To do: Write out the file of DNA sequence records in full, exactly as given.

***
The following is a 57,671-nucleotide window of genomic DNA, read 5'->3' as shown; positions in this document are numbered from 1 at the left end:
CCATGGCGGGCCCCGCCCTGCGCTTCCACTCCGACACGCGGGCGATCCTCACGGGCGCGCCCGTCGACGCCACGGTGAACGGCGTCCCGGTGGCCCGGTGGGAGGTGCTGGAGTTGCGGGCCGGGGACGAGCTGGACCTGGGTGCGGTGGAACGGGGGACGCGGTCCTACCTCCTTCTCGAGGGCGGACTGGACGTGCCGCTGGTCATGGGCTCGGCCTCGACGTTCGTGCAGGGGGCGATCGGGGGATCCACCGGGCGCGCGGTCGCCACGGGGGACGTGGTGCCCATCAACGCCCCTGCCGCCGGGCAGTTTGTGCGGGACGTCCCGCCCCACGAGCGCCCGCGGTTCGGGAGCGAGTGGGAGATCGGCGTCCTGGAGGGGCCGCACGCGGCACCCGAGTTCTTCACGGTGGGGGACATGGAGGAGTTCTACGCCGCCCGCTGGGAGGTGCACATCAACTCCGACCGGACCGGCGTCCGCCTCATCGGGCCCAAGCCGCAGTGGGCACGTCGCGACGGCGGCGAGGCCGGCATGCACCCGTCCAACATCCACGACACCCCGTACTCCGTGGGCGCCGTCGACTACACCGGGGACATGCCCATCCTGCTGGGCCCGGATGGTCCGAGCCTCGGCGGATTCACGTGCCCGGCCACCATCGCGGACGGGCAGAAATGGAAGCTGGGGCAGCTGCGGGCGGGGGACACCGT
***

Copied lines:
The following is a 57,671-nucleotide window of genomic DNA, read 5'->3' as shown; positions in this document are numbered from 1 at the left end:
CCATGGCGGGCCCCGCCCTGCGCTTCCACTCCGACACGCGGGCGATCCTCACGGGCGCGCCCGTCGACGCCACGGTGAACGGCGTCCCGGTGGCCCGGTGGGAGGTGCTGGAGTTGCGGGCCGGGGACGAGCTGGACCTGGGTGCGGTGGAACGGGGGACGCGGTCCTACCTCCTTCTCGAGGGCGGACTGGACGTGCCGCTGGTCATGGGCTCGGCCTCGACGTTCGTGCAGGGGGCGATCGGGGGATCCACCGGGCGCGCGGTCGCCACGGGGGACGTGGTGCCCATCAACGCCCCTGCCGCCGGGCAGTTTGTGCGGGACGTCCCGCCCCACGAGCGCCCGCGGTTCGGGAGCGAGTGGGAGATCGGCGTCCTGGAGGGGCCGCACGCGGCACCCGAGTTCTTCACGGTGGGGGACATGGAGGAGTTCTACGCCGCCCGCTGGGAGGTGCACATCAACTCCGACCGGACCGGCGTCCGCCTCATCGGGCCCAAGCCGCAGTGGGCACGTCGCGACGGCGGCGAGGCCGGCATGCACCCGTCCAACATCCACGACACCCCGTACTCCGTGGGCGCCGTCGACTACACCGGGGACATGCCCATCCTGCTGGGCCCGGATGGTCCGAGCCTCGGCGGATTCACGTGCCCGGCCACCATCGCGGACGGGCAGAAATGGAAGCTGGGGCAGCTGCGGGCGGGGGACACCGT